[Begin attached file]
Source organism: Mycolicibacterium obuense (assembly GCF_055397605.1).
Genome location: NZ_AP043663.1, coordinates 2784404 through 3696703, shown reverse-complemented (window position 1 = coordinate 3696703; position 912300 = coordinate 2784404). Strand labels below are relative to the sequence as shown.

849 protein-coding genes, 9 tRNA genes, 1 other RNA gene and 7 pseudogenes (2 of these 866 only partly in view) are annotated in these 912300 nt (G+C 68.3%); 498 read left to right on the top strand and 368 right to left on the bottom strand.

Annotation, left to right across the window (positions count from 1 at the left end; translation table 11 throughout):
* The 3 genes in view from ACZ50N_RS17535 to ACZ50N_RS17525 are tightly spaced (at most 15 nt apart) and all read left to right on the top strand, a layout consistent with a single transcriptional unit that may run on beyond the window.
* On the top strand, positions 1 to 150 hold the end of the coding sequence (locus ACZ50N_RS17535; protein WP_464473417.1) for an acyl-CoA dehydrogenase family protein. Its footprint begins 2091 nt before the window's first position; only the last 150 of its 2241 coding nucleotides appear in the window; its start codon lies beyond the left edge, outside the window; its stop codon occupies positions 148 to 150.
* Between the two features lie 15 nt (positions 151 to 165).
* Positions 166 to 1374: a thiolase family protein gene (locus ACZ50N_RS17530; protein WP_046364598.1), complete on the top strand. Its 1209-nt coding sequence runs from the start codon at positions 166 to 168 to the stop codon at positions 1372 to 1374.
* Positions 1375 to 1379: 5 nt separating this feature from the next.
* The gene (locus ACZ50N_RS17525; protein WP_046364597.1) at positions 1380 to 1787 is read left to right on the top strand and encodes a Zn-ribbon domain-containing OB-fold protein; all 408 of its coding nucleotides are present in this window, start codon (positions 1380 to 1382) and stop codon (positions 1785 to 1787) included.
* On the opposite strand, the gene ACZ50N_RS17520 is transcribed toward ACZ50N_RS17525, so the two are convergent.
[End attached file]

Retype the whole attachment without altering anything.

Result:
Source organism: Mycolicibacterium obuense (assembly GCF_055397605.1).
Genome location: NZ_AP043663.1, coordinates 2784404 through 3696703, shown reverse-complemented (window position 1 = coordinate 3696703; position 912300 = coordinate 2784404). Strand labels below are relative to the sequence as shown.

849 protein-coding genes, 9 tRNA genes, 1 other RNA gene and 7 pseudogenes (2 of these 866 only partly in view) are annotated in these 912300 nt (G+C 68.3%); 498 read left to right on the top strand and 368 right to left on the bottom strand.

Annotation, left to right across the window (positions count from 1 at the left end; translation table 11 throughout):
* The 3 genes in view from ACZ50N_RS17535 to ACZ50N_RS17525 are tightly spaced (at most 15 nt apart) and all read left to right on the top strand, a layout consistent with a single transcriptional unit that may run on beyond the window.
* On the top strand, positions 1 to 150 hold the end of the coding sequence (locus ACZ50N_RS17535; protein WP_464473417.1) for an acyl-CoA dehydrogenase family protein. Its footprint begins 2091 nt before the window's first position; only the last 150 of its 2241 coding nucleotides appear in the window; its start codon lies beyond the left edge, outside the window; its stop codon occupies positions 148 to 150.
* Between the two features lie 15 nt (positions 151 to 165).
* Positions 166 to 1374: a thiolase family protein gene (locus ACZ50N_RS17530; protein WP_046364598.1), complete on the top strand. Its 1209-nt coding sequence runs from the start codon at positions 166 to 168 to the stop codon at positions 1372 to 1374.
* Positions 1375 to 1379: 5 nt separating this feature from the next.
* The gene (locus ACZ50N_RS17525; protein WP_046364597.1) at positions 1380 to 1787 is read left to right on the top strand and encodes a Zn-ribbon domain-containing OB-fold protein; all 408 of its coding nucleotides are present in this window, start codon (positions 1380 to 1382) and stop codon (positions 1785 to 1787) included.
* On the opposite strand, the gene ACZ50N_RS17520 is transcribed toward ACZ50N_RS17525, so the two are convergent.